Brooklyn, New York, 1956.
I remember it like it was yesterday. It was game seven of the World Series, bottom of the ninth inning, two outs. The crowd at Ebbets Field were on their feet. We were playing the hated New York Yankees, our arch nemesis. They were by far the toughest team we ever faced. The Yankees always beat us. But not this time. Not if I had anything to say about it.
We had managed to string the series out to seven games, which to be honest was more than anyone had expected from us. But our glimmer of hope was fading. It was starting to look as though the carriage that carried us this far might be turning back into a pumpkin; and it was up to me to get us to the ball before midnight.
I sauntered up to the plate, down by two runs, runners on first and third. A base hit would keep us alive, but for how long? No, a base hit was not what I was looking for. I knew what I had to do.
The crowd cheered as I reached the batter’s box. I tightened my grip on the bat, dug my cleats into the dirt, and slowly lowered into my stance. I glared out at the pitcher and he glared back at me. This wasn’t the first time we’d met, of course. Not by any means. We were old acquaintances. Dirt. That’s what they called him. Dirt Munkelwicz. The name fit him. I’m pretty sure it was a nickname, but it wouldn’t have surprised me if his mother had actually named him that. He was just about the meanest, nastiest, dirtiest guy you’d ever seen. What’s more, he didn’t much care for the likes of me. He didn’t really seem to like anybody, though, to be honest.
He interrupted his wicked glower just long enough to get the sign from the catcher. He kicked his leg high into the air, reared back and fired a fastball right past me. A lucky pitch.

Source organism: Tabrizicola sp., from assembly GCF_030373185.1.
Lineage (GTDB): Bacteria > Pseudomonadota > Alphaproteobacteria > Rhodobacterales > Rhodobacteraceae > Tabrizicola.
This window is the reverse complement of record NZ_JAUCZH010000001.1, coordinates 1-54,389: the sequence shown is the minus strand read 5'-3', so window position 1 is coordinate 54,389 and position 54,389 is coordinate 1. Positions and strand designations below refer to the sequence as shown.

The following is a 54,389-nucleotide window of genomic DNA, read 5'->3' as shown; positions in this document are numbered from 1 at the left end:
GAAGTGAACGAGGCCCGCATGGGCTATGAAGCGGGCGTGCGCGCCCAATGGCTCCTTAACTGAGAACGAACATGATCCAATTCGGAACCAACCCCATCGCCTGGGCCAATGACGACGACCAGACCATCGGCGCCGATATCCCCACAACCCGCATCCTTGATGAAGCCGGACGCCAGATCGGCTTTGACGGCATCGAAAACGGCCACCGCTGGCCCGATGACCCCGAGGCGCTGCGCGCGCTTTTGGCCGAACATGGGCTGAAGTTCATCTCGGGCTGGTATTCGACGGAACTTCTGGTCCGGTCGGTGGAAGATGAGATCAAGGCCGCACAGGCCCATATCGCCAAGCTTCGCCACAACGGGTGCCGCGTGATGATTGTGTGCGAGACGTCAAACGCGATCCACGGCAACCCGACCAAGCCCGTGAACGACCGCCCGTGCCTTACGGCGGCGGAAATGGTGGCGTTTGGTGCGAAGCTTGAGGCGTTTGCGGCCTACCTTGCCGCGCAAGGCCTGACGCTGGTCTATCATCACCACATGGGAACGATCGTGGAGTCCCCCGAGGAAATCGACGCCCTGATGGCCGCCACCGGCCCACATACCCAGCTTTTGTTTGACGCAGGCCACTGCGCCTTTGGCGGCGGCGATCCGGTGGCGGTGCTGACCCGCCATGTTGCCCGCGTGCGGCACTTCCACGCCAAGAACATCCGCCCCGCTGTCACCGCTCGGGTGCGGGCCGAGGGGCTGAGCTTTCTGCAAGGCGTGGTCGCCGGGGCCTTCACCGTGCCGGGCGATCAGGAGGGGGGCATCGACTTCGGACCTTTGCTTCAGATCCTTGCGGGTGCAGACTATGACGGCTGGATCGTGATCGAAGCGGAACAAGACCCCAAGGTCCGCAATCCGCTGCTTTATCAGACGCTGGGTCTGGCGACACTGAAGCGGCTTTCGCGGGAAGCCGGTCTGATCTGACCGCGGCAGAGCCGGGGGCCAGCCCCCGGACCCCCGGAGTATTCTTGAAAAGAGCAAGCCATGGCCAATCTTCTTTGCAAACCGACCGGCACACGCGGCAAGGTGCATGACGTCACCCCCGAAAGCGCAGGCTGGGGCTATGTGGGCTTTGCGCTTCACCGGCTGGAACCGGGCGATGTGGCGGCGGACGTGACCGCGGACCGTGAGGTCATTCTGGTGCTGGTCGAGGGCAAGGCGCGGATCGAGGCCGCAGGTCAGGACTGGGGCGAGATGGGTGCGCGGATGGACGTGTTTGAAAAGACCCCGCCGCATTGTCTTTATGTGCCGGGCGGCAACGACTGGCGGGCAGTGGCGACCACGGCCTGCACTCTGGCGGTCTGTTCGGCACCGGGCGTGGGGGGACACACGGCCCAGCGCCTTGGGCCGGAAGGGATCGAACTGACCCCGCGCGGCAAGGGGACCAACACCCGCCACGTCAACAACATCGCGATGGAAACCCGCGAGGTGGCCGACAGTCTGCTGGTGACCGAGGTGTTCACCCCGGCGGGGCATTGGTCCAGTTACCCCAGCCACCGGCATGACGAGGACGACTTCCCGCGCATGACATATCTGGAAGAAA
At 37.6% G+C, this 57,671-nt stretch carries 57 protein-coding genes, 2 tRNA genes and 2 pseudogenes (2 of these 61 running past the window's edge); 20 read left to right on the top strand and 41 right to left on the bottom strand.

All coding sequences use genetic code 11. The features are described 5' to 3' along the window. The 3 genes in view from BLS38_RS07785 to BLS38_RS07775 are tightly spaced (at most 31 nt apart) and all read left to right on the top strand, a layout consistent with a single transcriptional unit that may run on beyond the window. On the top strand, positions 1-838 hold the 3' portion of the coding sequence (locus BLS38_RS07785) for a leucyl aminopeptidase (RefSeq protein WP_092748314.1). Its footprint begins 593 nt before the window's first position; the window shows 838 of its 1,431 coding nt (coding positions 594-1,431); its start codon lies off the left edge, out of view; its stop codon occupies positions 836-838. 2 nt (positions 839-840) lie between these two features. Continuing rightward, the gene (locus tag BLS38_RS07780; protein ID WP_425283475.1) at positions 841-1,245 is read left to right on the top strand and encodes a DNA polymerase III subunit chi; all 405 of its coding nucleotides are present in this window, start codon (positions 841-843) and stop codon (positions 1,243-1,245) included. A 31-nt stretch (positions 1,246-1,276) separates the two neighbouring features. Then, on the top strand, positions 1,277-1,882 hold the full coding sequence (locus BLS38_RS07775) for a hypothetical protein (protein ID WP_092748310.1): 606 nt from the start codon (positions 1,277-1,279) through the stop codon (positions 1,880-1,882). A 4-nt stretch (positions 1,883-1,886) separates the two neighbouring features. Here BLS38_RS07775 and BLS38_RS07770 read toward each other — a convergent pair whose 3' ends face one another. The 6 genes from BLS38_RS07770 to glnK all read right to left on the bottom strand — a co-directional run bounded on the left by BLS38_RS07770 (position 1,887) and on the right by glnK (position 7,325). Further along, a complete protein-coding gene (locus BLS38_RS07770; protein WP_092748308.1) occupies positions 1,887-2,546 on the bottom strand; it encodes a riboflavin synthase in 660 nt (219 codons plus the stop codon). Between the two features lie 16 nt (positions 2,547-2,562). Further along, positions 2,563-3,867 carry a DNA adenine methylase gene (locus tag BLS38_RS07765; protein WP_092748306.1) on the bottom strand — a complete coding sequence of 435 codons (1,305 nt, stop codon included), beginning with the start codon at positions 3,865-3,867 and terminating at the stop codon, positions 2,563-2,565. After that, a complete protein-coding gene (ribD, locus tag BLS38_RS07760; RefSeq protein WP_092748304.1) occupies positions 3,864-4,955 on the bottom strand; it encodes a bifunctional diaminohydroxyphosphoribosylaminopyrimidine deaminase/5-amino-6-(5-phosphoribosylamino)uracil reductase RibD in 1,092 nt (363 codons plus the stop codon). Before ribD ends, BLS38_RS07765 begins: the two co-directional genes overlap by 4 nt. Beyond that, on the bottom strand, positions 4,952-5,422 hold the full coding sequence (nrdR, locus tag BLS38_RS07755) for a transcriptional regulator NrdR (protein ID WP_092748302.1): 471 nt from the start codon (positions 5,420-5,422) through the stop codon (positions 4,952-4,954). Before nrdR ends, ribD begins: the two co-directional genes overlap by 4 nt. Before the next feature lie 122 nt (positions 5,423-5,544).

He shot a sly grin my way, proudly displaying his ugly, yellow teeth. I tried to ignore it. I adjusted my grip, tapped the plate a few times, and tried to ready myself for what he had next. It was a curveball, low and outside. I laid off it. I was determined not to chase any bad pitches. I was going to make him throw me something I could hit, if it was the last thing I did.
He reared back and fired another fast ball. I swung at it with everything I had, but it was too high. I just couldn’t catch up to it.
Now he had me down: One ball and two strikes. The World Series hung in the balance. Old Dirt would’ve liked nothing better than to win the World Series with yours truly standing at the plate. Oh, he would’ve liked that just fine. You could see it in his eyes; his cold, black, lifeless eyes. He wanted to be able to laugh at us once again. But I wasn’t about to let that happen.
He reared back and fired another fastball, as hard as he could possibly throw it. I’m not sure, but I think I saw smoke coming off his finger tips as he let go of the ball. As I watched the ball getting closer and closer, I thought of all those times they had beaten us before; the way nasty old Dirt had gotten the better of me time and time again. I thought about how they used to laugh at us … and how they would love to laugh at us again.
I swung that Louisville Slugger with all my might, nearly ripping the skin right off the ball. I don’t know which felt better, the way the ball jumped off my bat or seeing the look on Dirt’s face when I hit it.
The centerfielder gave chase, but it wouldn’t matter. The ball sailed right over his outstretched glove … right over the centerfield fence … and right through Mrs. Finkelmann’s kitchen window.
The game was over.
The Yankees all scattered like rats. That was just like them. But I didn’t care. They could run if they wanted. The game was over. I knew we had won the game.
It cost me a whole summer’s allowance to pay for Mrs. Finkelmann’s window, but that didn’t matter to me. What did matter to me was that nobody was going to be laughing at us anymore. At least not the Yankees.
© 2003 John Ethier, all rights reserved.